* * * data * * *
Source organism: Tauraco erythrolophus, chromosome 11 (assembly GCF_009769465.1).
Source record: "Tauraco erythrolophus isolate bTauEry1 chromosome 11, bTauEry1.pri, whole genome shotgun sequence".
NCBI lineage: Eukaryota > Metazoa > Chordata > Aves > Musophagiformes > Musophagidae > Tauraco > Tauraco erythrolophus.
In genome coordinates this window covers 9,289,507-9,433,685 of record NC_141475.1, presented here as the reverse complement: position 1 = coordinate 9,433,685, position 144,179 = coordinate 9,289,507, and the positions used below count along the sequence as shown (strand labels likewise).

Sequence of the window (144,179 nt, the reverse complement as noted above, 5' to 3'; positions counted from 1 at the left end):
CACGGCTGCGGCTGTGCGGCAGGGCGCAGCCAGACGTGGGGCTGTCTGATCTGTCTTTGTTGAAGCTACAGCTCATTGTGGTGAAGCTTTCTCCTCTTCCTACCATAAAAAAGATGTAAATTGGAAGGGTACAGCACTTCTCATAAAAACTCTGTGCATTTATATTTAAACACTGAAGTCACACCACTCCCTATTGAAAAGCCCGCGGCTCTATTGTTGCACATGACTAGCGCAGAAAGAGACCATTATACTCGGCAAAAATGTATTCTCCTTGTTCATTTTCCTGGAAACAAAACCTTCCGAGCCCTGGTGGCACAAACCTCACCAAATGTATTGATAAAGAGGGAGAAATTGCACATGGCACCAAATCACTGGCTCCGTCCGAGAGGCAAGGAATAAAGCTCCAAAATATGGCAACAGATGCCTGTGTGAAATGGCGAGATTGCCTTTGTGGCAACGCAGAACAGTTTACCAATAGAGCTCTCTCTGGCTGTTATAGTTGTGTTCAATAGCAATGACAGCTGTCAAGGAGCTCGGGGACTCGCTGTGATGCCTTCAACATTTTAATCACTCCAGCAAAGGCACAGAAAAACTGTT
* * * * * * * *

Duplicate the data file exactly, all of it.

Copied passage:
Source organism: Tauraco erythrolophus, chromosome 11 (assembly GCF_009769465.1).
Source record: "Tauraco erythrolophus isolate bTauEry1 chromosome 11, bTauEry1.pri, whole genome shotgun sequence".
NCBI lineage: Eukaryota > Metazoa > Chordata > Aves > Musophagiformes > Musophagidae > Tauraco > Tauraco erythrolophus.
In genome coordinates this window covers 9,289,507-9,433,685 of record NC_141475.1, presented here as the reverse complement: position 1 = coordinate 9,433,685, position 144,179 = coordinate 9,289,507, and the positions used below count along the sequence as shown (strand labels likewise).

Sequence of the window (144,179 nt, the reverse complement as noted above, 5' to 3'; positions counted from 1 at the left end):
CACGGCTGCGGCTGTGCGGCAGGGCGCAGCCAGACGTGGGGCTGTCTGATCTGTCTTTGTTGAAGCTACAGCTCATTGTGGTGAAGCTTTCTCCTCTTCCTACCATAAAAAAGATGTAAATTGGAAGGGTACAGCACTTCTCATAAAAACTCTGTGCATTTATATTTAAACACTGAAGTCACACCACTCCCTATTGAAAAGCCCGCGGCTCTATTGTTGCACATGACTAGCGCAGAAAGAGACCATTATACTCGGCAAAAATGTATTCTCCTTGTTCATTTTCCTGGAAACAAAACCTTCCGAGCCCTGGTGGCACAAACCTCACCAAATGTATTGATAAAGAGGGAGAAATTGCACATGGCACCAAATCACTGGCTCCGTCCGAGAGGCAAGGAATAAAGCTCCAAAATATGGCAACAGATGCCTGTGTGAAATGGCGAGATTGCCTTTGTGGCAACGCAGAACAGTTTACCAATAGAGCTCTCTCTGGCTGTTATAGTTGTGTTCAATAGCAATGACAGCTGTCAAGGAGCTCGGGGACTCGCTGTGATGCCTTCAACATTTTAATCACTCCAGCAAAGGCACAGAAAAACTGTT